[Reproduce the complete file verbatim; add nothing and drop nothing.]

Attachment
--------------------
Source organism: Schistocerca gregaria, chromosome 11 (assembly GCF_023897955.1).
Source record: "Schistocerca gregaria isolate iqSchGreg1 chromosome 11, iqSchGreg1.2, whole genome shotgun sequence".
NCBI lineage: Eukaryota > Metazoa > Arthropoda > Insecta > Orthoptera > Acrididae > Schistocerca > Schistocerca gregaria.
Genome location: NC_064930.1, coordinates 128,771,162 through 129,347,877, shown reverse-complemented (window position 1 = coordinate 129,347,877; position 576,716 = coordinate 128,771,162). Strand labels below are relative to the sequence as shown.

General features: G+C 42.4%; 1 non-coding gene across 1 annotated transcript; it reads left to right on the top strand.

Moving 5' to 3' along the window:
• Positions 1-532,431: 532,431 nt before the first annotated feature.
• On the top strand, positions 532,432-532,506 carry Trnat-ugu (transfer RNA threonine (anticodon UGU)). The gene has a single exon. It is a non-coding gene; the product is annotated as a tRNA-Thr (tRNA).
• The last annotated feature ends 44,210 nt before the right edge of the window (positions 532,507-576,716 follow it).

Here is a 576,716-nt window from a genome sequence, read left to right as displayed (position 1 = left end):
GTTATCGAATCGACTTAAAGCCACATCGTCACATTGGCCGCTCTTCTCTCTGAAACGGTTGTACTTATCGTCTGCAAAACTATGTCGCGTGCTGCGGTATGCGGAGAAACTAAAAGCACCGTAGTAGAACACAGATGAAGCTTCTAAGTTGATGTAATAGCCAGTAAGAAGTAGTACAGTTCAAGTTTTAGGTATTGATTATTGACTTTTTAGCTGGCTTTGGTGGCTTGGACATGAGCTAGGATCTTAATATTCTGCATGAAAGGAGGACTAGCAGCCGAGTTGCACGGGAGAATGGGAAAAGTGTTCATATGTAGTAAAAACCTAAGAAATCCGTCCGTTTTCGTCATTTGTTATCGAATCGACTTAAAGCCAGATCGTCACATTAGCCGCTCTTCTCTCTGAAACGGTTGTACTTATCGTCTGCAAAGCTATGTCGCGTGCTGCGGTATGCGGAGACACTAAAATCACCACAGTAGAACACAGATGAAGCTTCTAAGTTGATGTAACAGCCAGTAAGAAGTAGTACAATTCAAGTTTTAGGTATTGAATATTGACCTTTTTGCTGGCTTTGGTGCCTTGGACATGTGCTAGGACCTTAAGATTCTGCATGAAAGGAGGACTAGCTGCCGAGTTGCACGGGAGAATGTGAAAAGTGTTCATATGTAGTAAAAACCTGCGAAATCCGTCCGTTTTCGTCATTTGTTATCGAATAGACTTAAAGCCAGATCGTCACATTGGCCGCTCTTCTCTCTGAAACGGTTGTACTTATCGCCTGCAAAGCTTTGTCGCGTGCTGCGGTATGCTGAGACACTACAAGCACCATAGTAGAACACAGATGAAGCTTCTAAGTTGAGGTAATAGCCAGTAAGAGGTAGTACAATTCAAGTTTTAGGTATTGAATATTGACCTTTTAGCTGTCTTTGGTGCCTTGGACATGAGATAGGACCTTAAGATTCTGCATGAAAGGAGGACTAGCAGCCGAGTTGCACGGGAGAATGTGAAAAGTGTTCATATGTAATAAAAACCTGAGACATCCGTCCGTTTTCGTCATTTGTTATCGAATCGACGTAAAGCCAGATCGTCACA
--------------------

Source organism: Schistocerca gregaria, chromosome 11 (assembly GCF_023897955.1).
Source record: "Schistocerca gregaria isolate iqSchGreg1 chromosome 11, iqSchGreg1.2, whole genome shotgun sequence".
NCBI lineage: Eukaryota > Metazoa > Arthropoda > Insecta > Orthoptera > Acrididae > Schistocerca > Schistocerca gregaria.
Genome location: NC_064930.1, coordinates 128,771,162 through 129,347,877, shown reverse-complemented (window position 1 = coordinate 129,347,877; position 576,716 = coordinate 128,771,162). Strand labels below are relative to the sequence as shown.

General features: G+C 42.4%; 1 non-coding gene across 1 annotated transcript; it reads left to right on the top strand.

Moving 5' to 3' along the window:
• Positions 1-532,431: 532,431 nt before the first annotated feature.
• On the top strand, positions 532,432-532,506 carry Trnat-ugu (transfer RNA threonine (anticodon UGU)). The gene has a single exon. It is a non-coding gene; the product is annotated as a tRNA-Thr (tRNA).
• The last annotated feature ends 44,210 nt before the right edge of the window (positions 532,507-576,716 follow it).

Here is a 576,716-nt window from a genome sequence, read left to right as displayed (position 1 = left end):
GTTATCGAATCGACTTAAAGCCACATCGTCACATTGGCCGCTCTTCTCTCTGAAACGGTTGTACTTATCGTCTGCAAAACTATGTCGCGTGCTGCGGTATGCGGAGAAACTAAAAGCACCGTAGTAGAACACAGATGAAGCTTCTAAGTTGATGTAATAGCCAGTAAGAAGTAGTACAGTTCAAGTTTTAGGTATTGATTATTGACTTTTTAGCTGGCTTTGGTGGCTTGGACATGAGCTAGGATCTTAATATTCTGCATGAAAGGAGGACTAGCAGCCGAGTTGCACGGGAGAATGGGAAAAGTGTTCATATGTAGTAAAAACCTAAGAAATCCGTCCGTTTTCGTCATTTGTTATCGAATCGACTTAAAGCCAGATCGTCACATTAGCCGCTCTTCTCTCTGAAACGGTTGTACTTATCGTCTGCAAAGCTATGTCGCGTGCTGCGGTATGCGGAGACACTAAAATCACCACAGTAGAACACAGATGAAGCTTCTAAGTTGATGTAACAGCCAGTAAGAAGTAGTACAATTCAAGTTTTAGGTATTGAATATTGACCTTTTTGCTGGCTTTGGTGCCTTGGACATGTGCTAGGACCTTAAGATTCTGCATGAAAGGAGGACTAGCTGCCGAGTTGCACGGGAGAATGTGAAAAGTGTTCATATGTAGTAAAAACCTGCGAAATCCGTCCGTTTTCGTCATTTGTTATCGAATAGACTTAAAGCCAGATCGTCACATTGGCCGCTCTTCTCTCTGAAACGGTTGTACTTATCGCCTGCAAAGCTTTGTCGCGTGCTGCGGTATGCTGAGACACTACAAGCACCATAGTAGAACACAGATGAAGCTTCTAAGTTGAGGTAATAGCCAGTAAGAGGTAGTACAATTCAAGTTTTAGGTATTGAATATTGACCTTTTAGCTGTCTTTGGTGCCTTGGACATGAGATAGGACCTTAAGATTCTGCATGAAAGGAGGACTAGCAGCCGAGTTGCACGGGAGAATGTGAAAAGTGTTCATATGTAATAAAAACCTGAGACATCCGTCCGTTTTCGTCATTTGTTATCGAATCGACGTAAAGCCAGATCGTCACA